Daniel Joiner:

Back then we also didn’t have a black Nurses Association of Black doctors Association and some of these other groups that have formed since that time, that again have looked at the information themselves, have received the vaccine themselves. So I agree with Gaye I think looking at that and understanding. You know they vetted it, and those questions have been asked of them as well as other communities that have similar groups established to look at the information that they’re seeing, and the results that they’re seeing from the vaccines, and they’re making informed decisions on receiving the vaccine.

Shirleen Martin:

I’d like to add a little something... it hasn’t been a good, positive atmosphere for Blacks and browns in our nation over the last four years. And with the leadership that we’ve had. And the actions that have been taken. I will be skeptical of pretty much everything. And so, therefore, that trust factor comes in, and you don’t have a leader, who is promising to make our country healthier, you know. And so I think people then fly in different ways to incorporate that mistrust in a lot of different things.

Gaye Shannon Burnett:

But I agree with you on that because that was my whole philosophy and I don’t care if people think it’s a conspiracy theory or not, but I do personally believe because of the impact on the black and brown community, then less was done to us that now that kind of looked a little obvious to me. And like Shirleen Martin:, we’re going to have to get really good information out there so people can make informed decisions. And if you’re weighing all of that, then, you know, those are the things, the questions you need to ask. And those are the answers you need to seek, but since it looks like we are going to be under a new administration so maybe a lot of it’s going to be addressed and addressed in equitable ways too.

Jesus Raya:

I think they’re tracking the vaccines fairly well I know that when I got my vaccine there was a way to sign up to get text messages where you can respond what kind of symptoms you had post-vaccine and contact information so I think they’re tracking this vaccine probably better than any vaccine in the history of the US and, like if you guys have said, I think what’s everyone’s worry I think they are they’re scrutinizing and they’re keeping a close eye on the vaccine and make sure that it is you know that it is safe for people to take.

Montse Ricossa:

And earlier somebody mentioned, I’m sorry I don’t recall who but you know the importance of having, you know people that look like you getting this vaccine, putting that example forward. I mean Rosalinda, you were very like you’re pretty much a poster, and I’ve seen with you know your arm up getting your vaccine, you know, how do you think that changes you know people’s likelihood to get the vaccine or seeing okay well I see you know a Latina has it so now I’m more likely to as well.

Rosalinda Lopez:

It definitely has impacted. I - a little short story that my mom actually told me yesterday. She had a family friend that called from Texas. And since being on social media, I had a thought plastered everywhere she says ‘well since Rosalinda got her vaccine, I’m going to go ahead and get it, and okay’ and so it just kind of made me feel good about, you know, being able to be one of the first ones, you know of our color and to try to let people know that it’s, it’s okay. You know, just look at me. Let’s be part of the solution, not the problem. So let’s try to offer this, let’s just try to conquer this. Exactly. Yeah, what was it made my heart warm.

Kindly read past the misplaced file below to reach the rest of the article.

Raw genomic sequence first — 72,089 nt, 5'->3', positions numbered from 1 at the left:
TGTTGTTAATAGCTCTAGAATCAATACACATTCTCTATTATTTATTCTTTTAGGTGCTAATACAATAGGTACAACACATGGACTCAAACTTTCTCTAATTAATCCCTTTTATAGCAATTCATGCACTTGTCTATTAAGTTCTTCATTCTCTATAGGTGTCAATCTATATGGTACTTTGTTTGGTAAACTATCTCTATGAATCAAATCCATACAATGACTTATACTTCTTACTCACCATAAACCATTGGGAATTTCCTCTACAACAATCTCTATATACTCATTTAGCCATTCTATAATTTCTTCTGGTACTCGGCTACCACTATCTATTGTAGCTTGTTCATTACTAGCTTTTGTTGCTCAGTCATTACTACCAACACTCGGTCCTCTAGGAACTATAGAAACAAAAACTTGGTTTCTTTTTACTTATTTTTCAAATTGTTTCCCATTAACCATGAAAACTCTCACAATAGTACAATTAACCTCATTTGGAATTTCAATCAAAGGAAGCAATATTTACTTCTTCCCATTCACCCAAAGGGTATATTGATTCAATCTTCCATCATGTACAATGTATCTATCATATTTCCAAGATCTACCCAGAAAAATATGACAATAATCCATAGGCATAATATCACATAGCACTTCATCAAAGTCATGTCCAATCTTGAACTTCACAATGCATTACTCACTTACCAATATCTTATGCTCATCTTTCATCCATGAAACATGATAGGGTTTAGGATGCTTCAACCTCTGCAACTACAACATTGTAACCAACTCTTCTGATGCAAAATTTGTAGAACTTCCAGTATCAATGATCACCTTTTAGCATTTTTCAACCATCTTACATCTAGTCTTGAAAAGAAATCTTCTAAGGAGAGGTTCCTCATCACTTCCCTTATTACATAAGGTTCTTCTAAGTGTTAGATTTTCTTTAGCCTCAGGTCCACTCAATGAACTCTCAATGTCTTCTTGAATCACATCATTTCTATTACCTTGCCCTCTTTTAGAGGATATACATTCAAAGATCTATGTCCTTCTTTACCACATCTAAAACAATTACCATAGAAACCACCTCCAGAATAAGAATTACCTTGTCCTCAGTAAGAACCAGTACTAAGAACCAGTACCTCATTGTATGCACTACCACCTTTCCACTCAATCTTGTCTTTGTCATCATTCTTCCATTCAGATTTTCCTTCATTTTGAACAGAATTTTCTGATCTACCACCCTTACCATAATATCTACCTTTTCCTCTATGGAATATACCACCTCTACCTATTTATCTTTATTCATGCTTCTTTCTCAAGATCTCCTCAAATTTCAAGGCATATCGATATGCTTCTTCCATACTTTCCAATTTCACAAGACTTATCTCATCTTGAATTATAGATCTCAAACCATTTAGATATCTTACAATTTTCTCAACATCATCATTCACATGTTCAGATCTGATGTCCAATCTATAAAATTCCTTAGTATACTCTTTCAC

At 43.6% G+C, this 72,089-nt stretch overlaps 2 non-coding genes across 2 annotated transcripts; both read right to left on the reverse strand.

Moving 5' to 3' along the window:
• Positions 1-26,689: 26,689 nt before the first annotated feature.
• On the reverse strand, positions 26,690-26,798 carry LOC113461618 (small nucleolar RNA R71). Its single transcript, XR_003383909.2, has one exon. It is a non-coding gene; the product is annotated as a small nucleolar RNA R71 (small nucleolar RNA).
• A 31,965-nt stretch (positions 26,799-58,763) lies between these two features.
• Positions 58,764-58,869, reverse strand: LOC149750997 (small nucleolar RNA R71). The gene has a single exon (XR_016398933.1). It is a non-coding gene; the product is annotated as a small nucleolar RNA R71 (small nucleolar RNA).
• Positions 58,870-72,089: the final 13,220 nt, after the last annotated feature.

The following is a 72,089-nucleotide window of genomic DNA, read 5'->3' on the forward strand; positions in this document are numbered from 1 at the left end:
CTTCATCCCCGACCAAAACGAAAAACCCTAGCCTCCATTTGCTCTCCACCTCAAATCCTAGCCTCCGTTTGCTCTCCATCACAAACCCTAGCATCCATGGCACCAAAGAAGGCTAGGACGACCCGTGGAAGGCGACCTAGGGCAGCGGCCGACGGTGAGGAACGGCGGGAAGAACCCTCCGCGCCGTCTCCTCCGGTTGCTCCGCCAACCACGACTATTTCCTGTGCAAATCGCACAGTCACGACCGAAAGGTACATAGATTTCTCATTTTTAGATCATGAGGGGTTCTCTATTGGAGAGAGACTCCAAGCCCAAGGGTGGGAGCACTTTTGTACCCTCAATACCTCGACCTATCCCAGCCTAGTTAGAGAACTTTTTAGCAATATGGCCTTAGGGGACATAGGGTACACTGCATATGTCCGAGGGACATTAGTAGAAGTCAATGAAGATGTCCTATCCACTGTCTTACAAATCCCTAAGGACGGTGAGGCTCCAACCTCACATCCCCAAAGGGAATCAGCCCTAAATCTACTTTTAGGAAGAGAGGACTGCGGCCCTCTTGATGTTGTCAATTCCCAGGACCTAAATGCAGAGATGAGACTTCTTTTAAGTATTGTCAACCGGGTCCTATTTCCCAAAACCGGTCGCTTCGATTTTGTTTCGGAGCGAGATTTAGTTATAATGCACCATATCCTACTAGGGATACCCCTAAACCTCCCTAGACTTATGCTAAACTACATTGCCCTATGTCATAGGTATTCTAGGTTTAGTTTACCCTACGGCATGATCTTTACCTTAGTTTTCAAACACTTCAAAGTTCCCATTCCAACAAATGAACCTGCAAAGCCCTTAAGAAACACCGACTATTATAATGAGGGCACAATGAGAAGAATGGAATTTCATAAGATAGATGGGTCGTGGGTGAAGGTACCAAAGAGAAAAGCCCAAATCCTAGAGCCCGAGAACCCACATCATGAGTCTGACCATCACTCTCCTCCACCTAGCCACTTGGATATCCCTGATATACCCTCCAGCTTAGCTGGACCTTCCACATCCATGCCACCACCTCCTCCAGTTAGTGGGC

Montse Ricossa:

Oh good! And like we’ve mentioned, we’ve seen some distrust. So was there any conversation you had with your family or friends, where they maybe were hesitant that you were about to take the vaccine or there weren’t 100% supportive?

Rosalinda Lopez:

So, my family knew that I was going to get it. I’d say the day I did get it I got many phone calls, my mom made sure that I was okay, but they supported me and they definitely did ask like ‘hey are you sure?’ Yes, I’ve got all the information that I need. I’ve done the research that I need on the vaccine. And you know there are side effects risks for everything that we change. So, I want this pandemic to be over and we’ve lost too many lives. We need to try to get a grasp of things and kind of hopefully to have a chance our control ourselves now. But just it’s like a reset button for all of us. Hopefully, we can move past this.

Montse Ricossa:

Do you mind me asking what symptoms or side effects you’ve experienced at this point if any?

Rosalinda Lopez:

So initially for the first vaccination, I did not have any side effects except for just a typical sore arm for the next day. For the second vaccination, I did have just minor aches. A minor headache. I did have hot flashes here and there, but only I didn’t get a fever. I got like a 99.2 was my highest. But it lasts maybe about four days. But I’m okay. So, which is just as expected, you know that you’re going to have to build something with a second dose.

Montse Ricossa:

Anybody else that’s taken the vaccine, did you also experience, not necessarily side effects from the vaccine itself but from, you know, your family or friends who were maybe more concerned. Like for example, my boyfriend’s mother’s an Asian American woman and her family seemed very hesitant. So it seems even though it’s been tested they’re still, you know, some hesitancies I suppose.